Monday, February 11, 2008
Imagine a brief which is aimed at both Christianity Today and The Humanist; Cornelius J. Troost's Apes or Angels does just that. Synthesizing the latest research coming out of modern genomics with ideas first mooted by Charles Darwin 150 years ago Troost launches an extended broadside at the pieties of the modern age and the cult of equality. He wields the 'universal acid' of evolutionary thinking and makes a case for a post-supernatural world view which fulfills its promise by making peace with nature; as opposed to pretending as if our dreams of the good and should reflect the truth of a world. Troost asks us to consider the implications of a world wrought in blood, red in tooth and claw. In short, fraternity does not depend upon the reality of equality; at least if fraternity as such already exists while the equality never did. Confronting a many-headed hydra Apes or Angels makes recourse to a wide array of tools to cut its antagonista down to size. In the process Troost surveys the grand arc of the history of evolution, naturalistic philosophy as well as the latest insights from neuroscience. Evolutionary science serves as the sinew, but the bone and flesh of the argument are variegated and diverse.
In The Blank Slate Steve Pinker observed curiously that even into the 21st century we take as our philosophical sages in the domain of human affairs to be men who lived in the 17th and 18th century. Hobbes, Locke, Montesquieu and Hume to name names. All them lived before evolution, before psychology, before even the fissuring of natural philosophy into its manifold faces that we know today as science. It is perhaps a reflection upon our species that decisions we make as to how we order our affairs as a social organism are influenced by the ideas of men who lived before the great flowering of scientific thought; common sense ideas from an a priori world. In Apes or Angels the full arc of the hammer-blow that Darwin's common sense idea about natural selection and descent with modification had upon traditional religion is detailed; from the outraged Victorians to the Scopes Monkey Trial to the Dover fiasco. This is a well known tale and many an enlightened liberal would chuckle at the travails of the yokels who populate the broad expanses of the heartland of this nation. The ignorati who refuse to make their peace with the truths unearthed by science.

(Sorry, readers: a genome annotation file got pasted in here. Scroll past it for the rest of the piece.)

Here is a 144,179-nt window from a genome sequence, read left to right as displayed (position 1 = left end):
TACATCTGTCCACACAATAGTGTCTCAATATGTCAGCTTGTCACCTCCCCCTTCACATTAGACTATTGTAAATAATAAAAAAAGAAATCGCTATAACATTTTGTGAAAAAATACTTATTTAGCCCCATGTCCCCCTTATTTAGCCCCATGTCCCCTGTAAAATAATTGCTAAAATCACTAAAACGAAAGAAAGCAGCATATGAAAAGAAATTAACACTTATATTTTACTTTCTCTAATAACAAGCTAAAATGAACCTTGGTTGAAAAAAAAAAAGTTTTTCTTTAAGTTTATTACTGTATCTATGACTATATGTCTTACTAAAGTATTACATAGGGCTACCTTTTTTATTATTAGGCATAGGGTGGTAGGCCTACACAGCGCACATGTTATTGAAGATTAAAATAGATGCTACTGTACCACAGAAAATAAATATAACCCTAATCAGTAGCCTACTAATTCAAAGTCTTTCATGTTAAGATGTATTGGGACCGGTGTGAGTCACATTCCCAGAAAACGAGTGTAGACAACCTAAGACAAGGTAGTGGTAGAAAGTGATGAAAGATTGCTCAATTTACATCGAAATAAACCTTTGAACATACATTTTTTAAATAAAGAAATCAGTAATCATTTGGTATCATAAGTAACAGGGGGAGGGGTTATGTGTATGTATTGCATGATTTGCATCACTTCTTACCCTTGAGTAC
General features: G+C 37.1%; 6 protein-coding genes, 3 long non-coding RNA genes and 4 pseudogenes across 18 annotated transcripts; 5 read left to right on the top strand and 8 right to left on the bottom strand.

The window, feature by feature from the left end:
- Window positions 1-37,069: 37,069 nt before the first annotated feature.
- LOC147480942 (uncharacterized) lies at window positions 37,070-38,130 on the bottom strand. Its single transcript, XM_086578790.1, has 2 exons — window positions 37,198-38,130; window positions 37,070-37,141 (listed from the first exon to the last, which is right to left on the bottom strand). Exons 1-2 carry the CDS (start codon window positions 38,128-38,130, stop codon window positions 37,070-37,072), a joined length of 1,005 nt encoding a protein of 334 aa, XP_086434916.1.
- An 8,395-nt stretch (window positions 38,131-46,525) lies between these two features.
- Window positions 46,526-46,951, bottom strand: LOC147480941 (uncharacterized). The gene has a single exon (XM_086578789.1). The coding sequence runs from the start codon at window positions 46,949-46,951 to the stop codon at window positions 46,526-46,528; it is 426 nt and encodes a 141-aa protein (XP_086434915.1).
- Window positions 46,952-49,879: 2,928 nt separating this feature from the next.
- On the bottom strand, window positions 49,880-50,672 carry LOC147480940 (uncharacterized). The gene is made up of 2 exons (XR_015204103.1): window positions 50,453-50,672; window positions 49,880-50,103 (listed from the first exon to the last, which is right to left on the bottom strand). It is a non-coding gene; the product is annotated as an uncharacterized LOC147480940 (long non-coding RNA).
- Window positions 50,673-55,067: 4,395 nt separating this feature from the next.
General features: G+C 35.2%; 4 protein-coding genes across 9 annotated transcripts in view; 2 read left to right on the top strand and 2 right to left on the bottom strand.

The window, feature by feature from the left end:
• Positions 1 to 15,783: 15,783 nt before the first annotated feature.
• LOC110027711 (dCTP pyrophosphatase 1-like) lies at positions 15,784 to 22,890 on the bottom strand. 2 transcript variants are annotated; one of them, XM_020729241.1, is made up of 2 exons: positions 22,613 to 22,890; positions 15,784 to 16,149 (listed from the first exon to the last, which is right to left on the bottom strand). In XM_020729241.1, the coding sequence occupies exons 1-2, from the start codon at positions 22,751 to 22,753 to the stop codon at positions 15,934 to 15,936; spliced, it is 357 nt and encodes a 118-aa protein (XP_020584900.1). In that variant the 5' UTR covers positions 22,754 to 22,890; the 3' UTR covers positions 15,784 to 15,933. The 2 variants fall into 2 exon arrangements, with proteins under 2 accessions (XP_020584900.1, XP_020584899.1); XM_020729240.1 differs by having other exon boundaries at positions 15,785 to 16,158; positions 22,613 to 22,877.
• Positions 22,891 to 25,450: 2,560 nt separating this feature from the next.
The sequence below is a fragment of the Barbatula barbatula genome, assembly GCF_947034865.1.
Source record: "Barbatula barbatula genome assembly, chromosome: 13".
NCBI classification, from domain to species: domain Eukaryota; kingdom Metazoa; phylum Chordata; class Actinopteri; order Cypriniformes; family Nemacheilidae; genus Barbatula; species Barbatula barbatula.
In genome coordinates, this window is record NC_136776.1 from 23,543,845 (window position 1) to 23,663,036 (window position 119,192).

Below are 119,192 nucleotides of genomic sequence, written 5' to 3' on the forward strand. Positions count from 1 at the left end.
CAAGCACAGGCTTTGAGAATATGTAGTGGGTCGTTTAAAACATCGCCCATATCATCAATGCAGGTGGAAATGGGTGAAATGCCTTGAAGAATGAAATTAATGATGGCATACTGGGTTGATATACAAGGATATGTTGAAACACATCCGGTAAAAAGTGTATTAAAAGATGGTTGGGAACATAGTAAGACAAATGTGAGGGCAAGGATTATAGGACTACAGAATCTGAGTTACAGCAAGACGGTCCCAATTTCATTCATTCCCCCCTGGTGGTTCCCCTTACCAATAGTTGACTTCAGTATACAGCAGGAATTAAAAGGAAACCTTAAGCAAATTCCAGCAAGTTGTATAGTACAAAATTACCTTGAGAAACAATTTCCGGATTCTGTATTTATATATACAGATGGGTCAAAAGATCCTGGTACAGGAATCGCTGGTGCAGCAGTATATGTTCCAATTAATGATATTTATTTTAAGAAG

But interlaced with this familiar story is a less well known one which suggests that the reality that humans are different in nature, capacity and propensity is being established by the more cutting edge of the human sciences. It is commonly observable that as humans we vary, but the causal factors underlying that variation have long been subject to dispute, and to be frank, the fashions of the day. During the high tide of the blank slate men such as Leon Kamin could claim in polite company that the heritability of IQ was about zero. No more. The waters are retreating and exposing what was once obscured; we need to rapidly prepare ourselves for the new and the surprising. Troost's book is chock-full of research from every cutting edge field relevant to the human sciences. On occasion I would submit that his enthusiasm gets the better of him; results reported do not necessarily imply facts established. Theories propounded are a dime a dozen. Science as a process is riddled with error and noise; its genius is in its rigorous corrective mechanisms. But those mechanisms need time to work so as to shape a better picture of reality. That being said, the tentative findings of one generation are the background assumptions of the next. It is the job of scientists to engage in the process of hypothesis generation and subsequent falsification. It is the job of those who follow science, which should be every broadly educated individual, to determine how science fits into our view of how the world is, should be, and how we can make it be what we believe it should be.